Outline Email that includes attached images of a baby with a severely enlarged head claims that, each time the email is forwarded, money will be donated to help pay for an operation to help the child.
The claims in the message are false. No money will be donated to help this child when the email is forwarded. Any message that claims that donations will be made in exchange for forwarding is certain to be a hoax. It is unclear if the images have been manipulated or if the baby in the photographs has a severe case of a medical condition such as hydrocephalus. Either way, forwarding the message will not help this baby.
Whilst you are aware of your smiles, when you smile, someone is not aware if it is a smile or if they will ever smile.
This Family needs our help………………if you forward this mail to one person, they will get $3.00 Thai Bhat that will go towards the operation………
I hope that you will pass along just as I did…
This widely circulated email claims that you can help the family of a baby with a severe medical condition pay for a vital operation simply by forwarding the email to others. The message contains a series of attached images depicting an infant with an extremely enlarged head. According to the message, the family will receive three Thai Bhat (around 9 cents) each time the message is sent on to another person.
However, the claims in the message are untrue. Money will certainly not be donated to this child's family in exchange for forwarding the email. In fact, the message is just one more in a long series of similar charity hoaxes that claim that money will be donated when a particular message is forwarded.
The message makes no mention of how the email is to be tracked as it is forwarded nor does it state what organization or person will be giving the promised donations. In reality, there is simply no reliable or ethical method of tracking the journey of a specific email as it is forwarded again and again from thousands of email accounts all around the world. Therefore, it would be impossible to calculate in any reasonable or meaningful way just how many Thai Bhat the elusive benefactor would be obliged to give to the family. Moreover, it is vastly improbable that any company or charitable organization would ever agree to participate in such a ridiculous and ill-conceived fund raising scheme. Forwarding this absurd hoax email will do nothing whatsoever to help the baby shown in the images.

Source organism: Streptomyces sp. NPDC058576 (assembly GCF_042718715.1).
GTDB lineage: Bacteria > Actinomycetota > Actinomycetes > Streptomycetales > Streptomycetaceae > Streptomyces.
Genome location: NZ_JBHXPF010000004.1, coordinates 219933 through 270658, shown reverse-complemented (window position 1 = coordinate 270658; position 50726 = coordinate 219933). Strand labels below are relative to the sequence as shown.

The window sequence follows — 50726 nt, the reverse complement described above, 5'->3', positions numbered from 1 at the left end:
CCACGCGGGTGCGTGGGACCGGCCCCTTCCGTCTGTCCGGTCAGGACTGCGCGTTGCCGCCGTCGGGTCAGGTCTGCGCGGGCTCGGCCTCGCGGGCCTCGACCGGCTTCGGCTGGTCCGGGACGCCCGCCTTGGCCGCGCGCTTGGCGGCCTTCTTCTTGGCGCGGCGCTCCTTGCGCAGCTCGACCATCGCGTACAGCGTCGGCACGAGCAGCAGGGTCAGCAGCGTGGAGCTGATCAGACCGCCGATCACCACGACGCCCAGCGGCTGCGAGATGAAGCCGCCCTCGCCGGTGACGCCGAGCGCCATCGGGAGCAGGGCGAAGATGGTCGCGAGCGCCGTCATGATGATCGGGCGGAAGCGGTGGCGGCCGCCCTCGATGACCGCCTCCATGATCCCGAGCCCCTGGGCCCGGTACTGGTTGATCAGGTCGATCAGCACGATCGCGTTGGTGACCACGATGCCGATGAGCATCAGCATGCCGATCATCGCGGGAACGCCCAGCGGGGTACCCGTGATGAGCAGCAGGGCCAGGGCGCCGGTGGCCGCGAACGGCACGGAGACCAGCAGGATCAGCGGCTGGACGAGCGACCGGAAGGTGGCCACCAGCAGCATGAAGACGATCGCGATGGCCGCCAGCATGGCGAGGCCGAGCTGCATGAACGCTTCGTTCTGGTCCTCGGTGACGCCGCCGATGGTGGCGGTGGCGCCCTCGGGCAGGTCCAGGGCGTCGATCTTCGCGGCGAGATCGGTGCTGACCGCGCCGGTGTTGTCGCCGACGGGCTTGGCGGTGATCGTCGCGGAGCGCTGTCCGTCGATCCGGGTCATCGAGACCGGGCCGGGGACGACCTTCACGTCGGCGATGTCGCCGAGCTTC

The message does not contain any information that would help identify the child in the images or ascertain the baby's current condition. Many commentators have suggested that the images have been altered using image manipulation software such as Photoshop. This suggestion may well be correct. However, it has also been suggested that the child may have a severe case of the medical condition hydrocephalus. This condition can result in unusually large head sizes in infants. A National Institute of Neurological Disorders and Stroke fact sheet about hydrocephalus notes:
Symptoms of hydrocephalus vary with age, disease progression, and individual differences in tolerance to the condition. For example, an infant's ability to compensate for increased CSF pressure and enlargement of the ventricles differs from an adult's. The infant skull can expand to accommodate the buildup of CSF because the sutures (the fibrous joints that connect the bones of the skull) have not yet closed.
In infancy, the most obvious indication of hydrocephalus is often a rapid increase in head circumference or an unusually large head size. Other symptoms may include vomiting, sleepiness, irritability, downward deviation of the eyes (also called "sunsetting"), and seizures.
Thus, a severe case of hydrocephalus cannot be conclusively ruled out, at least until further information about the origin of the images becomes available.
And, even if the images do depict a baby with a real medical condition, it is important to understand that sending on this email will do nothing whatsoever to help. In fact, any message that claims that money will be donated in exchange for forwarding an email is sure to be a hoax and should not be forwarded.